Prior to condemning erotica, Victorian aristocrats and and nouveau-riche industrialists filled galleries and libraries with the stuff. To protect investments, pornography priced beyond the reach of the man on the street retained its status as art and being art, remained and remains social acceptable.

You can check my facts at Wikipedia tomorrow. Today Wikipedia are blacked out in protest of SOPA and PITA, bills that threaten to bring Victorian censorship to the Internet.

Fast Poem 32: Frustration

Times like this.

A line floats beyond grasp;

at tongue’s tip but too far from lips

or pen to save.

It scurries to shadows,

like diseased vermin;

hides behind inconvenient walls,

close but out of reach,

mewing and chirping;

reminding that no other line,

should another bother to come to mind



or another day

will do so well,

be so good, 

as the one that got away.

Perhaps I should retreat to rhyming poetry,

hide my mediocracy

behind dusty, classic forms.

Heroic couplet?

Dadum dadum dadum dadum da-ay

Tado tado tado tado ta-ay.

Dadoo dadoo dadoo dadoo da-be

Tada tada tada tada ta-be.

Weary sounds.

Worn boots stomping concrete streets;

marching behind Nostalgia’s baton;

parading to remember hell as glorious;

to summon sense of life whetted clear by fear of death;

to recover for a moment black elation faded

by years of day in, day out , banal comforts;

blurred by responsibility mundane as Monday.

No other line that comes to mind today,


or another day

will do so well as the line mewing

and taunting in the shadows,

as the one that got away.

Confusion of a Probably Atheist

An experiment in rambling conversational monologue.

I wrote weak drafts of this post four times in weeks past and again today; a fifth attempt to stay on topic while my pen meanders off target like an over-eager hunting dog chasing stale idea-scent that when written, like dreams chronicled before coffee, bore writer and reader alike.

And here I go again, pen fluttering like milkweed seed wafting in Morning’s siren song breezes. Unless I rein this stream of semi-consciousness in, I shall find myself, tomorrow, scribbling draft number six.

Awhile ago a man approached, introduced himself and within five short minutes of inquiring small talk asked me if I was an atheist. I hesitated for a nano and responded, calmly, “Probably.” As I heard my answer, my jaw dropped. I take pride in knowing myself. I take pride in candid honesty. “Probably?” did not sound like either.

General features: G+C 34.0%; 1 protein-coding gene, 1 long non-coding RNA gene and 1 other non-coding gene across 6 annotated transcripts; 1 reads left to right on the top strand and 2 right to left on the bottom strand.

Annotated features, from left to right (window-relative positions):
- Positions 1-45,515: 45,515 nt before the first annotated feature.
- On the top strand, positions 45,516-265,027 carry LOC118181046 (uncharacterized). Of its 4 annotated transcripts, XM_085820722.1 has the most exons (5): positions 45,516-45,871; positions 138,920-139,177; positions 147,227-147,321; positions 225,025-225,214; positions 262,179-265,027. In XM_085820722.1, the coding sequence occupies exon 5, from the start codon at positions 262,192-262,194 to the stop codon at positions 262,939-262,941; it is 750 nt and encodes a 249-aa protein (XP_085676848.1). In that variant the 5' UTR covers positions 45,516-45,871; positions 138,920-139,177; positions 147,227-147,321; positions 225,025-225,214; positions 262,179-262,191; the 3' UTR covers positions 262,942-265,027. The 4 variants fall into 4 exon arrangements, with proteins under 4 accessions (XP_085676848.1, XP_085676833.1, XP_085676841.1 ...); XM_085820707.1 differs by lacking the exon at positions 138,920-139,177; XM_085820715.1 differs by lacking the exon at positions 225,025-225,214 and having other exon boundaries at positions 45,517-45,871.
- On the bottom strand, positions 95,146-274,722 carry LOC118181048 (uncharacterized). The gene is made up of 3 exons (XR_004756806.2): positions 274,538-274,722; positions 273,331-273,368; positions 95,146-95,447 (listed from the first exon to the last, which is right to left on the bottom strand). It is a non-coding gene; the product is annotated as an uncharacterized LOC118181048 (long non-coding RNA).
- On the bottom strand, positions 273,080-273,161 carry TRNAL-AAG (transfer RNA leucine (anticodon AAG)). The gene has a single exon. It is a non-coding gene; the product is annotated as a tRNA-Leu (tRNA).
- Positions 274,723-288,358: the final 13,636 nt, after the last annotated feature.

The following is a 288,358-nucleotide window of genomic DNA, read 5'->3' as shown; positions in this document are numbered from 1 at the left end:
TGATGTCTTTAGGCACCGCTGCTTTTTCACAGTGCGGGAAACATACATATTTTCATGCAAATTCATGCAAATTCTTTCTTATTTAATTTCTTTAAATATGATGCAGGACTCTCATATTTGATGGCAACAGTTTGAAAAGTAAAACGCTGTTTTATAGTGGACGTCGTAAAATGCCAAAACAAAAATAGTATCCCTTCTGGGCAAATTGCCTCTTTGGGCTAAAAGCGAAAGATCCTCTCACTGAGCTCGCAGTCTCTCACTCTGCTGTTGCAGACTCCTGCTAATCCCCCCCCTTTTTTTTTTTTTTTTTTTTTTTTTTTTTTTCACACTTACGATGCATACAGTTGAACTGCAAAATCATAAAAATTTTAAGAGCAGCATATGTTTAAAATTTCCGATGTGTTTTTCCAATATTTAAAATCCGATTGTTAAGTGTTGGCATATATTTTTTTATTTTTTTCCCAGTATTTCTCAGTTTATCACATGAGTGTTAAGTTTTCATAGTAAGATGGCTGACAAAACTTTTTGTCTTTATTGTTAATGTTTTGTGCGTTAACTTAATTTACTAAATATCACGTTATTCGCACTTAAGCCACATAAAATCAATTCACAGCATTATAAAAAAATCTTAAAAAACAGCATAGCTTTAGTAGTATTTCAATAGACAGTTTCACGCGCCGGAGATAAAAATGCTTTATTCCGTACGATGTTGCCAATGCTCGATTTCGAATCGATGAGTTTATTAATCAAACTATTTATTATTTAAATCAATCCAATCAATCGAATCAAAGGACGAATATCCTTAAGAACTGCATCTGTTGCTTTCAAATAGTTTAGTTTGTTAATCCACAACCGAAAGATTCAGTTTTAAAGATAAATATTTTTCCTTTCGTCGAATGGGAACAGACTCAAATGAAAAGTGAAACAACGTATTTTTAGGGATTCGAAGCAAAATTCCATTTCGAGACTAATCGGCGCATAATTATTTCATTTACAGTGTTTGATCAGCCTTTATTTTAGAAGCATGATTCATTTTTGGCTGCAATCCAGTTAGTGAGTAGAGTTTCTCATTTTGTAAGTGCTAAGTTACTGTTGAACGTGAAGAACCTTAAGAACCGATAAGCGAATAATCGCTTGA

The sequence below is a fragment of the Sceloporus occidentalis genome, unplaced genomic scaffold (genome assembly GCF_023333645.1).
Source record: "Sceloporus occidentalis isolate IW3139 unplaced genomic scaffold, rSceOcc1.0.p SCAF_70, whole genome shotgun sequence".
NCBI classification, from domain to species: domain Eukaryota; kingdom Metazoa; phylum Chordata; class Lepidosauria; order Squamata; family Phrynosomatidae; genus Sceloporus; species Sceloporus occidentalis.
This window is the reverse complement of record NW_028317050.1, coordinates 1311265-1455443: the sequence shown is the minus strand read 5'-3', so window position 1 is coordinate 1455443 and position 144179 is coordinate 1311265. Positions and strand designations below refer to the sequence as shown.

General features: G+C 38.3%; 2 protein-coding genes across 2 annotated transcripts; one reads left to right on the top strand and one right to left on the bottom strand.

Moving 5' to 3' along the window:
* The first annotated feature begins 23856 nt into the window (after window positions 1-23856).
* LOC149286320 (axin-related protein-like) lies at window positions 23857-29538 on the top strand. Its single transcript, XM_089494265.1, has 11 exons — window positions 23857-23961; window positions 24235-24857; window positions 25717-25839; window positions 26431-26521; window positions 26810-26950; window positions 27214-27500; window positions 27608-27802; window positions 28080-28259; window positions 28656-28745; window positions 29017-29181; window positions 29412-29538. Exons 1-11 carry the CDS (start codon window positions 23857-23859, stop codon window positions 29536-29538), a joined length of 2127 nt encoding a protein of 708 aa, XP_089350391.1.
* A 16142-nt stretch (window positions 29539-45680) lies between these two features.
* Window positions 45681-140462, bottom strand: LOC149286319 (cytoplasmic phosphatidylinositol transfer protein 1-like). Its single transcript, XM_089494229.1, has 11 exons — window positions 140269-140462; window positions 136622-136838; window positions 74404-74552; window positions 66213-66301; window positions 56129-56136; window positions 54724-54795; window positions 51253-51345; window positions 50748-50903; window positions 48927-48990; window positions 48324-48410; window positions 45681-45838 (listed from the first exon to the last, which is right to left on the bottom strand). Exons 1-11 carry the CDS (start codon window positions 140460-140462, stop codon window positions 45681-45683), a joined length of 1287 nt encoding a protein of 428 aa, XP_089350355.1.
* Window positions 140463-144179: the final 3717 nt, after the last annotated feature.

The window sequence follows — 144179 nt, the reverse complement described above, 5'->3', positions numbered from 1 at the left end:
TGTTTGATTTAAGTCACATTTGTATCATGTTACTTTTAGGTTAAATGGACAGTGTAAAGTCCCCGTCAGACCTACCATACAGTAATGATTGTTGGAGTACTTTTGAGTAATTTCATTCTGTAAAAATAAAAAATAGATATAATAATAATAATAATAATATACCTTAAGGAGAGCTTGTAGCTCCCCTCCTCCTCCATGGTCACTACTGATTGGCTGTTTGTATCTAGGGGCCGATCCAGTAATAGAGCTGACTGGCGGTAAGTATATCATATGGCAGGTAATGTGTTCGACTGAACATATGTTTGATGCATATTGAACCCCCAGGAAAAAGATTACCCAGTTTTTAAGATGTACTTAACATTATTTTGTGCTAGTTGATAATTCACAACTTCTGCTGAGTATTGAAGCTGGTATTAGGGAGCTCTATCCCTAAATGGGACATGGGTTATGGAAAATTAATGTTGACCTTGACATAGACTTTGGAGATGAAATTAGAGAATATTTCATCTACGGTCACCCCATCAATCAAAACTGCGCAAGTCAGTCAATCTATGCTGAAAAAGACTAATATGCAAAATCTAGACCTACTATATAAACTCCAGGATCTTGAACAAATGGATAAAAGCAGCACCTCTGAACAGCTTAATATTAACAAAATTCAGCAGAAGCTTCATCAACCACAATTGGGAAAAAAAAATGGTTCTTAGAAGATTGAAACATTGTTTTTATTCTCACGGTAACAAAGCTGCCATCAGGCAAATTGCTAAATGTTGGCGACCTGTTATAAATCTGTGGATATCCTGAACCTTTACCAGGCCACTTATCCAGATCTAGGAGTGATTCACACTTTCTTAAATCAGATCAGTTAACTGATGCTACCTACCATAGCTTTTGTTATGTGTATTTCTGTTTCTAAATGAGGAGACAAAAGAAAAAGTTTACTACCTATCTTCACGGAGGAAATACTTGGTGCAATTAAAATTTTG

Why I responded “Probably.” put a seed of disconcert in my head.

I like to know why I think and say what I think and say. When I do not, I look in to turn mystery out. I think about what I think to discover why I think what I think and how I came to think what. It’s like getting high. Inhaling iterative introspection safe behind the covered windows in my room; achieving altered consciousness; blocking tire on pavement hissing din of reality; ignoring time and stacking material concerns on a corner shelf to collect dust.

Within me dissolves without me.

Eventually, I grow hungry, re-emerge, grab a snack and review things about me I know after but did not before my trip through pensive shadows.

I employ two vehicles to traverse the Inside: writing and contemplation. or writing and meditation for those of you less Nordic and more Zen. In this case I employed, for the most part, the soothing act of writing with fine-nibbed pen on foolscap. Results below.

I admit I felt unprepared to respond to a request to label myself and enter undesired theological discourse but to ignore the question was not an alternative. Although any answer threatened to open doors I preferred left locked, he did ask and deserved an answer. Conscious Thought, flat-footed and caught in the beam of approaching headlights, froze. Grabbing the controls, Sub-conscious Mind flipped a coin to decide between fight or flight.



The softish answer to the question “Are you an Atheist?” emerged in less time than it takes to read this. Foregoing delays required to include Conscious Thought, Mind chaired a panel of inner stakeholders to discuss possibilities, omit obviously unimportant elements and shelf minor influences. The executive action took less time than it took for Conscious Thought to register one gold-finch flight from feeder to tree.

Mind and enpaneled experts devised a plan; sought safety in non-committment, prepared an appropriately evasive response and simultaneously suppressed emotion chemically evoked by glandular reaction to an ever-so-slight whiff of resentment that a stranger would be so bold as to request self-labeling of atheist or non-atheist.

During the blink of wordless panic in the real-time world the expert panel and Sub-conscious Mind set aside chocolate eclairs and double-double lattes long enough to decide that anyone who could ask, “Are you an atheist?”, would label me Atheist, but in an act of selfish, cowardly consensus deemed it best not to answer “Yes.” The distinguished panel of experts produced and delivered to Mouth and conscious Mind, in that order, four opinions and a decision to blurt, “Probably.”

I shy from labels as a rule.

People live complex lives. We can know little of people’s Minds and how they work. Labeling someone, or ourselves, we substitute label for unseen complexity. If we mistake the map for the territory, begin substituting labels for reality, we eliminate motivation to explore the character of people. Sociologists say we stereotype. I think we build barriers to knowledge.